Pride group says solving trash woes starts with children

February 18, 2005|by CANDICE BOSELY

MARTINSBURG, W.Va. - Educating children not to litter could be the best way to solve trash problems in the future, an official with Berkeley Community Pride said Thursday.

Ron Gunderson, the new president of the anti-litter organization, was introduced Thursday to members of the Berkeley County Commission and outlined the group's goals.

Gunderson, a dentist who served in the U.S. Army, said the group still will focus on picking up litter, but needs to get involved in other activities as well.


Picking up trash isn't enough, he said.

"That doesn't solve the problem. We can't go out and pick up all the litter on all the highways," he said.

Focusing on teaching children not to litter is key, he said. The group plans to give an award for environmental projects during science fairs and also wants to become involved with Earth Day celebrations in the county's schools.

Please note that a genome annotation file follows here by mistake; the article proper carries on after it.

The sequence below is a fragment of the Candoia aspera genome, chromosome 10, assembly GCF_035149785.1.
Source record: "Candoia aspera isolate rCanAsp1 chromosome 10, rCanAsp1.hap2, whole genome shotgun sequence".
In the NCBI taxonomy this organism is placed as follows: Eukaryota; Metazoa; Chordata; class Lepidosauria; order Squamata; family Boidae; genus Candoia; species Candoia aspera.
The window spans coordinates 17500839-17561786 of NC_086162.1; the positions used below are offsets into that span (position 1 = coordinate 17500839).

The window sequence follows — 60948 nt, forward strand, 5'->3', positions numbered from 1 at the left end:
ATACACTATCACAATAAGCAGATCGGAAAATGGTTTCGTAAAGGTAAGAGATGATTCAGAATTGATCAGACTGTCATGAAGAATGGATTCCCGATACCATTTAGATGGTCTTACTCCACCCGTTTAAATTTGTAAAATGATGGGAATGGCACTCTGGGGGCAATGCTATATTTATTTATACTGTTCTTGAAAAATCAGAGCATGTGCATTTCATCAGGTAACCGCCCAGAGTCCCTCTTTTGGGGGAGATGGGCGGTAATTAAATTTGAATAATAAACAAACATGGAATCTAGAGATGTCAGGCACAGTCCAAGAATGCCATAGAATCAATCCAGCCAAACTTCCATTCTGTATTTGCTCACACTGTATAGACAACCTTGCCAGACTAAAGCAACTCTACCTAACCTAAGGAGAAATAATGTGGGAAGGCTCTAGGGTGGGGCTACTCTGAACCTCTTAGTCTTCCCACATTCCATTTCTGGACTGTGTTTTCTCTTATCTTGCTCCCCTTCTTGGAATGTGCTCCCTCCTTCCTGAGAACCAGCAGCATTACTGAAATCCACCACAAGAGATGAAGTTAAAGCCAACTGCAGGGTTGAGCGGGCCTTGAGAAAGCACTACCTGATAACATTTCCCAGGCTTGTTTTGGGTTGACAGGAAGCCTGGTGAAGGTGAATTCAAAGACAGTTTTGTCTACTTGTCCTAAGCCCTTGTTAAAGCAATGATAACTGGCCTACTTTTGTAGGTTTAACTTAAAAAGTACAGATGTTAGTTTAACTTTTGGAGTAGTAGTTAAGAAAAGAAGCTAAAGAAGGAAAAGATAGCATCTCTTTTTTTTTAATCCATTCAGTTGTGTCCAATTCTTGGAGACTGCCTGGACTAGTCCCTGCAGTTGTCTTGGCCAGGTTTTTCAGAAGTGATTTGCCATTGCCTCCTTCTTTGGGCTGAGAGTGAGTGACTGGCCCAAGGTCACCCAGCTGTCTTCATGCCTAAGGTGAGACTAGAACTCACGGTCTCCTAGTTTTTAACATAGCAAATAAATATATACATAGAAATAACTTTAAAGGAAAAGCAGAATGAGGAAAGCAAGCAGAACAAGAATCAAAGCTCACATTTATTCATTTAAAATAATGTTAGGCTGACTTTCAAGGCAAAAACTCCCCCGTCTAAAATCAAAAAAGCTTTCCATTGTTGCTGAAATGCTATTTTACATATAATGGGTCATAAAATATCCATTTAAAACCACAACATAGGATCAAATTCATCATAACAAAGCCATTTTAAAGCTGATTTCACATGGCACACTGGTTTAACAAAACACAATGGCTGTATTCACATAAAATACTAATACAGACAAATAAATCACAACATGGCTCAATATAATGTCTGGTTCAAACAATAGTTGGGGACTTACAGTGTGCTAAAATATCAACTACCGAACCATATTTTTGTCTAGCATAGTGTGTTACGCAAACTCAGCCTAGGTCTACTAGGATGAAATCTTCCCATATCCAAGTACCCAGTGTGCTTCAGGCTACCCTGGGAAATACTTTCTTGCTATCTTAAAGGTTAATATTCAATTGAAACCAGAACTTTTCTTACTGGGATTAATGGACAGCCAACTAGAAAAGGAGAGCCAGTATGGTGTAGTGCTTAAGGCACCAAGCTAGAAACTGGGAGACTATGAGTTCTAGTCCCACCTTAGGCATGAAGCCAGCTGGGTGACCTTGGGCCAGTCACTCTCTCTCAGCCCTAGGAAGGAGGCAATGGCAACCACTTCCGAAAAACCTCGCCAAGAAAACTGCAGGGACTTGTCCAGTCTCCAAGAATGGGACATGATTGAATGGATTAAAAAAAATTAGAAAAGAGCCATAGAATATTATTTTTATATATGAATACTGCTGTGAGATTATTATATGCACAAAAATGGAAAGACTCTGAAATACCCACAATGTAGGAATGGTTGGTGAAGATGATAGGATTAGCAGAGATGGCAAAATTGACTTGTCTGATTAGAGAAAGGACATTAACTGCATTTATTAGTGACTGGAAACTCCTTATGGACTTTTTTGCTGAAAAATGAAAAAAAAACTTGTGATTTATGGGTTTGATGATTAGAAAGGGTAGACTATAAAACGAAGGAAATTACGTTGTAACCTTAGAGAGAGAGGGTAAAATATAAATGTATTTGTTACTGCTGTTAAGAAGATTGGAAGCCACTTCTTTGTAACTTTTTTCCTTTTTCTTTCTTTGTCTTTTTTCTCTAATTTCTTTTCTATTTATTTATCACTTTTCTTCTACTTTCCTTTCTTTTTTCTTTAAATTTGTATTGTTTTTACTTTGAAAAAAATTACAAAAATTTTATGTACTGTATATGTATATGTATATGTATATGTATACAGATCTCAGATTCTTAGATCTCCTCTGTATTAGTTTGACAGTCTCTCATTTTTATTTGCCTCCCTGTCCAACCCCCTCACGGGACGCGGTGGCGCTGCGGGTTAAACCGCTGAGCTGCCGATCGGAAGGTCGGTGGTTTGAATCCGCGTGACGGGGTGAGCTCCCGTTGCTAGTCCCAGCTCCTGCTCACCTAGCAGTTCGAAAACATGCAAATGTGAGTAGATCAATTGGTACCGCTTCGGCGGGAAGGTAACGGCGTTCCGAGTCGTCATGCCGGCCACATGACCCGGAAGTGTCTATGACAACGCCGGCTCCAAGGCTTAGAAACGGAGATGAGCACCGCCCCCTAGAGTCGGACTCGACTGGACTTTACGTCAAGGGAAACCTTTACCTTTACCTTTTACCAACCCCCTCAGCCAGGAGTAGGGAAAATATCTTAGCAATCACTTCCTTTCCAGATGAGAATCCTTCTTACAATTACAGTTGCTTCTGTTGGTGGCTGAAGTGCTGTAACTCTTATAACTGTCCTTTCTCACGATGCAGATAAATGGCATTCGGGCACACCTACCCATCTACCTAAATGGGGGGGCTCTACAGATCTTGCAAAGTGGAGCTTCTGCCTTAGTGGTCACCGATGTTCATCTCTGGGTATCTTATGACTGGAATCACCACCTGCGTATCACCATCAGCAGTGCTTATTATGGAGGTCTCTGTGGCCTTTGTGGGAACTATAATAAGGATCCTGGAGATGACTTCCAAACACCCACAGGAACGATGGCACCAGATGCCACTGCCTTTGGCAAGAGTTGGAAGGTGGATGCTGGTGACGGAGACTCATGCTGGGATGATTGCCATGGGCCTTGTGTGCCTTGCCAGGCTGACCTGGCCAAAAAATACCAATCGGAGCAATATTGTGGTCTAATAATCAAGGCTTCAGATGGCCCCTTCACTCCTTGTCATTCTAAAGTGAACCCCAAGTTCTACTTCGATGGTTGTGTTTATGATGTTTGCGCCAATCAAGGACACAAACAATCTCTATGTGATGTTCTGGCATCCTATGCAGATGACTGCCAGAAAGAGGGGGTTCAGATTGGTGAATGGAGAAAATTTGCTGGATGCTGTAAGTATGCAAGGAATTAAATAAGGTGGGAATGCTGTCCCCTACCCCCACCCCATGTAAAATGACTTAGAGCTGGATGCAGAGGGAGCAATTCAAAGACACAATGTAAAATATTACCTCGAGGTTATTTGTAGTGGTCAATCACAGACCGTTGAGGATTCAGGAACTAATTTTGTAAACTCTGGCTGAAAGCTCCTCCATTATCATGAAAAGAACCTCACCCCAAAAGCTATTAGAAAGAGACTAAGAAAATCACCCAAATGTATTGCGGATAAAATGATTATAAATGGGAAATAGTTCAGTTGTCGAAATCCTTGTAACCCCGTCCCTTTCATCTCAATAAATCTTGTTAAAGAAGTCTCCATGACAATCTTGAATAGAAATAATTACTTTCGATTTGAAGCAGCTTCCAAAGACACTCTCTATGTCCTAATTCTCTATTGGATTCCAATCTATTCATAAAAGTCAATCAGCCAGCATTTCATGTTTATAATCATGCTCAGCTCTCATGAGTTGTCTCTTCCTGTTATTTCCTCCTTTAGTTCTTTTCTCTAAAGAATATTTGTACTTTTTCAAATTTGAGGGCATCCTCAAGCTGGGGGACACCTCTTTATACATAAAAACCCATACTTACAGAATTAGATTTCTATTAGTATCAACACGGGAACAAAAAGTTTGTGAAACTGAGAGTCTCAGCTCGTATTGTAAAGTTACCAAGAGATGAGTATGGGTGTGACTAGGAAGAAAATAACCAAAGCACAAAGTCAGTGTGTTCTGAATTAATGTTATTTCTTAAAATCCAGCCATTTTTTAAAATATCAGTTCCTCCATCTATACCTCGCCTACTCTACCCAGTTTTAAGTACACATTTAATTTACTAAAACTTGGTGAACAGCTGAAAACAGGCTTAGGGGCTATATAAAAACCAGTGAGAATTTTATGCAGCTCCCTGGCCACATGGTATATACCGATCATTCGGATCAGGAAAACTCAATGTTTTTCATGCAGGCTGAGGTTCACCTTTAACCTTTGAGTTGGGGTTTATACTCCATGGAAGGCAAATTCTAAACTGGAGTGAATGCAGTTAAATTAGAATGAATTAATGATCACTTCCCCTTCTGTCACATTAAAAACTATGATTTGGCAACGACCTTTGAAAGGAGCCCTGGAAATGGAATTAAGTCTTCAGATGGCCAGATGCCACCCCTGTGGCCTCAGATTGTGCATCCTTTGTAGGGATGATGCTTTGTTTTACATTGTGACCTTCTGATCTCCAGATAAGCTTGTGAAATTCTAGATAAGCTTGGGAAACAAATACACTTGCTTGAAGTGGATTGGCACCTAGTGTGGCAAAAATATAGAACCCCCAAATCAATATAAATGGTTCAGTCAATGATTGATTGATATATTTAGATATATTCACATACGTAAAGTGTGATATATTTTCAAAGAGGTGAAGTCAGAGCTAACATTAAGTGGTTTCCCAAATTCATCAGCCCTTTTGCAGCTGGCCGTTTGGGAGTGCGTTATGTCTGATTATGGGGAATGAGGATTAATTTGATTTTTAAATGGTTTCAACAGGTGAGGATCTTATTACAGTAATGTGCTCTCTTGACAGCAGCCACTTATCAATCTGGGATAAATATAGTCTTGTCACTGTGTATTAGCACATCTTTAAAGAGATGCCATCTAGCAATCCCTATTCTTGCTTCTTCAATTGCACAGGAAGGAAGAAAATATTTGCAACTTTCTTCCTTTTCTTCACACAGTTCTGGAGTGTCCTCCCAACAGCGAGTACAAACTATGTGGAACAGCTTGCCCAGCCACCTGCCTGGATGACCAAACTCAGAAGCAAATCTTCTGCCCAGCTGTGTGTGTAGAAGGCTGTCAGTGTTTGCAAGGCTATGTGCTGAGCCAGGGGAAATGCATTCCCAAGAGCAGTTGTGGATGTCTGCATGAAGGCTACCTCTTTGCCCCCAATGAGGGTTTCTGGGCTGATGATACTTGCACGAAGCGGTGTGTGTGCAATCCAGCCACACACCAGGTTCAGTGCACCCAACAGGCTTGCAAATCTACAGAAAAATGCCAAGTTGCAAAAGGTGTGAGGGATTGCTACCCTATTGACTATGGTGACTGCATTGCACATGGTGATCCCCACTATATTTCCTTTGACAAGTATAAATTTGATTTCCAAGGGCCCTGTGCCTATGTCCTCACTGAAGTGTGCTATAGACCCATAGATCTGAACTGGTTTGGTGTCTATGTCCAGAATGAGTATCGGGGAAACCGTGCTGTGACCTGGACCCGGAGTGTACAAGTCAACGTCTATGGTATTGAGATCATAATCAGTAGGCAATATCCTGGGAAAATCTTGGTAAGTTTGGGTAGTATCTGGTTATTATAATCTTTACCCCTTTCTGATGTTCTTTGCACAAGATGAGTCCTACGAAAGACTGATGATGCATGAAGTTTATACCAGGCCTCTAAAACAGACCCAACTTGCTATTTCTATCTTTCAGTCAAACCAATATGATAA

He warned the commissioners that the group might ask for funding in two years, which would enable volunteers to do a countywide clean-up.

As much as $25,000 or more likely will be sought, he said.

Bill Stubblefield, a member of the group, said last year that 160 volunteers picked up trash along various roads in the spring and again in the fall.

Altogether, the volunteers collected more than 18 tons of trash, and more than 100 large items such as tires, mattresses and refrigerators.

Another 8 or 9 tons of phone books, magazines and similar items were collected to be recycled, Stubblefield said.

On the education front, Stubblefield said the group will continue its "grocery bag art" program. Paper grocery bags are donated from area stores and distributed to third- and fourth-grade classrooms, where the students decorate the bags with anti-litter-related art. The bags are then sent back to the stores, where they can be displayed.

Lastly, Gunderson said he hopes to find a local student interested in marketing to help the group create a Web site and promotional materials.

And, he said, more volunteers always are needed.

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